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Gov calls for austerity and will not travel to D.C. for 2018 IGIA meeting

Gov. Lolo Matalasi Moliga [SN file photo]

Pago Pago, AMERICAN SAMOA — With American Samoa under a State of Emergency due to the devastation left behind by Tropical Storm Gita on Feb. 9 as well as to save on financial resources, Gov. Lolo Matalasi Moliga will not attend the annual meeting of the federal Interagency Group on Insular Areas (IGIA) in Washington D.C.

The 2018 IGIA senior plenary session is set for the afternoon of next Monday, Feb. 26, according to the agenda of the meeting, which shows that governors and US Congressional delegates from the insular areas will make their individual presentations. Lolo along with Congresswoman Aumua Amata are on the list to give presentations.

The governor’s executive assistant, Iulogologo Joseph Pereira said Lolo is not attending the meeting, but will be sending an official statement. “The Governor has decided not to attend the meeting to save money. And the disaster cemented the Governor’s decision to remain on island,” Iulogologo said Monday this week responding to Samoa News inquires.

The government is faced with financial challenges at the start of current fiscal year 2018, with first quarter — Oct. 30-Dec. 31, 2017 — analysis by the Governor’s staff showing that ASG revenue collection was $2 million less than the quarterly forecast, while the government underspent its first quarter budget allocation by $5 million.

At last month’s cabinet meeting, the governor continued to urge directors to contain spending and curtail purchases as well as off island travel.

Gita’s devastation to infrastructure could not come at the worse time when ASG is facing its own financial woes. Political observers noted that the government — including semi autonomous agencies — will have to plan ahead for local funds to supplement federal funding spent on infrastructure improvements.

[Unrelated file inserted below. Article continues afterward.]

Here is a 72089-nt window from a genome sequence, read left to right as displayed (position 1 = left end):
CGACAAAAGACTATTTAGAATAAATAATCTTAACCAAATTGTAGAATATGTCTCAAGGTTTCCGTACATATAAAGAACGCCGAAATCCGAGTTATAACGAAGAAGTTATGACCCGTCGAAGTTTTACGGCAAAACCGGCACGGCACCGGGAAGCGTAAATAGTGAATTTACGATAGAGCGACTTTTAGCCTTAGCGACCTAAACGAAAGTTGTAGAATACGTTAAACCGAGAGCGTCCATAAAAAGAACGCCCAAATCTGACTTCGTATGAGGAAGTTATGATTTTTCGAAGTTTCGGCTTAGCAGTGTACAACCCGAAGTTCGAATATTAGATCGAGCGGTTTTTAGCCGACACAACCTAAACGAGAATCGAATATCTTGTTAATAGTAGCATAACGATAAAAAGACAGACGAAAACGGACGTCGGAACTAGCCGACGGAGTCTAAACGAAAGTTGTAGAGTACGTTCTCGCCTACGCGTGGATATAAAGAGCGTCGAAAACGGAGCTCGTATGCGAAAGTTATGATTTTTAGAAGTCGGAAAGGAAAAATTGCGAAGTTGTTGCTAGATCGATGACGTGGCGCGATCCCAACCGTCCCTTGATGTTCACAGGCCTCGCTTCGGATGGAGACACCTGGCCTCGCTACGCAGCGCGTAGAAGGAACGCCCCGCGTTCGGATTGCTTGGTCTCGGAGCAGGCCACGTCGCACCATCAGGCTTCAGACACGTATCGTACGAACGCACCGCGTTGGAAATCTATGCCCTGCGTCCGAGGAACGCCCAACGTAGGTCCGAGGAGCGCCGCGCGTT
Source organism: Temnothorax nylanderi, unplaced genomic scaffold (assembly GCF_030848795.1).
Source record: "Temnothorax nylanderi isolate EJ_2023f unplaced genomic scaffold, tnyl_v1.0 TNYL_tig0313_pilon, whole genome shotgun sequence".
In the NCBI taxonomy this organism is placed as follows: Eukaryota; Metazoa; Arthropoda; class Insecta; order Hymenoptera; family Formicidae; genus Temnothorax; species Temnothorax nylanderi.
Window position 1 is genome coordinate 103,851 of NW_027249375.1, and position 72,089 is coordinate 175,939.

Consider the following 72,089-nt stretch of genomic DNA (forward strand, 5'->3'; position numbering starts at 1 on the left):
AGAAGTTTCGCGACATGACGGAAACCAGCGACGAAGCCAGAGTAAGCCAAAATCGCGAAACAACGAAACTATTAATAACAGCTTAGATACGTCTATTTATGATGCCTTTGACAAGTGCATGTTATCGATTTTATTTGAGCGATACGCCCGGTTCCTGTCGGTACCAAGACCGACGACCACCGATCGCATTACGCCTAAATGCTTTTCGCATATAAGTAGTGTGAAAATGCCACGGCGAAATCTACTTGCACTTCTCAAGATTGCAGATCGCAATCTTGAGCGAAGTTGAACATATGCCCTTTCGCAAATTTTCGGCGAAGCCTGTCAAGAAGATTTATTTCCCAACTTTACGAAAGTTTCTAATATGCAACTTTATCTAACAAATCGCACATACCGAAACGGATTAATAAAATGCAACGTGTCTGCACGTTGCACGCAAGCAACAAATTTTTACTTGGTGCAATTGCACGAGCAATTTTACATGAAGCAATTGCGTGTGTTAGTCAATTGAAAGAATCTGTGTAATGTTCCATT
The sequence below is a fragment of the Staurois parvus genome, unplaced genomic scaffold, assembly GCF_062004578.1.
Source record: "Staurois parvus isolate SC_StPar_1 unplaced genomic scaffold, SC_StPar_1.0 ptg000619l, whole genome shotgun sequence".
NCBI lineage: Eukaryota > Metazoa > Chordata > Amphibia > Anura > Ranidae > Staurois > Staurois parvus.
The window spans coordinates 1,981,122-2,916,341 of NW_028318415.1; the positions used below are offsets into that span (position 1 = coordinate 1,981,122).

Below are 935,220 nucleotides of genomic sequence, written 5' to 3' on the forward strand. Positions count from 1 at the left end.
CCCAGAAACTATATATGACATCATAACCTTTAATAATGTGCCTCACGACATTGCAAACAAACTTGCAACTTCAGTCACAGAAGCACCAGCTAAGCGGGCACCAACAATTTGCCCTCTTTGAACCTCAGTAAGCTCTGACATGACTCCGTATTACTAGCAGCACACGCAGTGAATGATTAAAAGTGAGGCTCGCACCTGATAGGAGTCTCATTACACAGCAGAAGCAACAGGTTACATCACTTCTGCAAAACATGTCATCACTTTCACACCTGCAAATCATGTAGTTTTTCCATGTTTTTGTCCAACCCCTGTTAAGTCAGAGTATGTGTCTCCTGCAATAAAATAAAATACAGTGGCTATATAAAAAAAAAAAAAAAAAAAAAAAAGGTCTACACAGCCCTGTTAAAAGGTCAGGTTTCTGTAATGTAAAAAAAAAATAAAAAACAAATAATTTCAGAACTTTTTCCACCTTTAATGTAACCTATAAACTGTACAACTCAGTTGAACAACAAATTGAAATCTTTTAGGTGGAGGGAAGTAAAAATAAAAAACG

As in past disasters where the federal government provided financial help, American Samoa pays 25% while the US pays 75% of the total cost, according to ASG officials, who noted that also in past disasters, there were projects in which American Samoa sought and received a waiver, paying only 10% — which is still a lot of money for the local government to fork out.

Additionally, there were also past disaster projects where the feds provided 100% funding.

Political observers noted that ASG also has other obligations to deal with in the midst of the disaster, especially bond payments, which are paid out twice a year. At this point, the estimated cost of damages as a result of Gita is not yet known.

As Samoa News reported yesterday, the US Federal Emergency Management Agency (FEMA) is working with its local partners conducting preliminary disaster assessment (PDA), which is then handed over to American Samoa to help with formulating a second request to the federal government for a “major declaration that would trigger the [federal] programs” that would help the territory rebuild its infrastructure and provide assistance to homeowners, renters and business owners.”

Samoa News understands that some lawmakers will be seeking information on how much ASG will have to pay out for disaster recovery, when the Fono reconvenes Mar. 12.


According to the IGIA agenda, US Interior Secretary Ryan Zinke; Interior Assistant Secretary for Insular and International Affairs, Douglas W. Domenech; and Deputy Assistant to the President and Director of the White House Office of Intergovernmental Affairs, Justin R. Clark will give opening remarks.

There will also be presentations by two other federal officials:

•     Daniel Kowalski, Counselor to the US Secretary of the Treasury, will provide an overview of the federal Tax Cuts and Jobs Act of 2017.

•     Dee Robinson Rutkowski - U.S. Territories Program Manager at the US Treasury Department Office of the U.S. Competent Authority will present on programs and technical support provided to the territories as well as challenges facing the territorial tax offices.